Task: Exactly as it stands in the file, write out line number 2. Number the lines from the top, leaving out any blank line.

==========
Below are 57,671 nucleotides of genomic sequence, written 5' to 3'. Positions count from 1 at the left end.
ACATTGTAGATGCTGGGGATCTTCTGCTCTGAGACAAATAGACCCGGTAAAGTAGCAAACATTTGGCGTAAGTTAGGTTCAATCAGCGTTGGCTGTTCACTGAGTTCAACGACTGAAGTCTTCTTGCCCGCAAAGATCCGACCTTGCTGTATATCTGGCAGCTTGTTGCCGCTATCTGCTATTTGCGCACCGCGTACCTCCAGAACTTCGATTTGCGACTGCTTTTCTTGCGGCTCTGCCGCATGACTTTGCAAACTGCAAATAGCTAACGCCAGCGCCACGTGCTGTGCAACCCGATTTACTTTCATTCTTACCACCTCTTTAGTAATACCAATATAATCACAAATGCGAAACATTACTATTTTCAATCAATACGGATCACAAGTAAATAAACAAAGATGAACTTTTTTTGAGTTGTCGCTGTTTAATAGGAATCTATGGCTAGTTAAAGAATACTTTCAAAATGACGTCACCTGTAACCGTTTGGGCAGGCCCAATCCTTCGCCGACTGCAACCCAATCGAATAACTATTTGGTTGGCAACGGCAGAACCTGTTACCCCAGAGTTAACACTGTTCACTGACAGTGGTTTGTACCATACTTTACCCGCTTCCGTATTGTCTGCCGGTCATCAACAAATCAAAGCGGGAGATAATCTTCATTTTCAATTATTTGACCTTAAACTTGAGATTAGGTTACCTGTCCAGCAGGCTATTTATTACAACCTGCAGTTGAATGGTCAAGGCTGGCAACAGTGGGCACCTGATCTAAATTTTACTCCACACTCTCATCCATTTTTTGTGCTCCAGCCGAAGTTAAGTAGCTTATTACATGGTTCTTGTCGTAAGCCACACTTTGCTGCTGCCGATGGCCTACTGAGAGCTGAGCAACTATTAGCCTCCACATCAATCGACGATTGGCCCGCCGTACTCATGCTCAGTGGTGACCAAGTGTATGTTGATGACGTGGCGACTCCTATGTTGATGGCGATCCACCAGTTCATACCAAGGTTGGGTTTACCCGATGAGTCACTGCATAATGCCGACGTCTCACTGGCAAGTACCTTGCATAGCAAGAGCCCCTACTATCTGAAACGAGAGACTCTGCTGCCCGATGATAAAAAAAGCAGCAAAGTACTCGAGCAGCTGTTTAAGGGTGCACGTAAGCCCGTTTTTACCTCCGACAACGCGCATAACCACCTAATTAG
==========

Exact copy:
ACATTGTAGATGCTGGGGATCTTCTGCTCTGAGACAAATAGACCCGGTAAAGTAGCAAACATTTGGCGTAAGTTAGGTTCAATCAGCGTTGGCTGTTCACTGAGTTCAACGACTGAAGTCTTCTTGCCCGCAAAGATCCGACCTTGCTGTATATCTGGCAGCTTGTTGCCGCTATCTGCTATTTGCGCACCGCGTACCTCCAGAACTTCGATTTGCGACTGCTTTTCTTGCGGCTCTGCCGCATGACTTTGCAAACTGCAAATAGCTAACGCCAGCGCCACGTGCTGTGCAACCCGATTTACTTTCATTCTTACCACCTCTTTAGTAATACCAATATAATCACAAATGCGAAACATTACTATTTTCAATCAATACGGATCACAAGTAAATAAACAAAGATGAACTTTTTTTGAGTTGTCGCTGTTTAATAGGAATCTATGGCTAGTTAAAGAATACTTTCAAAATGACGTCACCTGTAACCGTTTGGGCAGGCCCAATCCTTCGCCGACTGCAACCCAATCGAATAACTATTTGGTTGGCAACGGCAGAACCTGTTACCCCAGAGTTAACACTGTTCACTGACAGTGGTTTGTACCATACTTTACCCGCTTCCGTATTGTCTGCCGGTCATCAACAAATCAAAGCGGGAGATAATCTTCATTTTCAATTATTTGACCTTAAACTTGAGATTAGGTTACCTGTCCAGCAGGCTATTTATTACAACCTGCAGTTGAATGGTCAAGGCTGGCAACAGTGGGCACCTGATCTAAATTTTACTCCACACTCTCATCCATTTTTTGTGCTCCAGCCGAAGTTAAGTAGCTTATTACATGGTTCTTGTCGTAAGCCACACTTTGCTGCTGCCGATGGCCTACTGAGAGCTGAGCAACTATTAGCCTCCACATCAATCGACGATTGGCCCGCCGTACTCATGCTCAGTGGTGACCAAGTGTATGTTGATGACGTGGCGACTCCTATGTTGATGGCGATCCACCAGTTCATACCAAGGTTGGGTTTACCCGATGAGTCACTGCATAATGCCGACGTCTCACTGGCAAGTACCTTGCATAGCAAGAGCCCCTACTATCTGAAACGAGAGACTCTGCTGCCCGATGATAAAAAAAGCAGCAAAGTACTCGAGCAGCTGTTTAAGGGTGCACGTAAGCCCGTTTTTACCTCCGACAACGCGCATAACCACCTAATTAG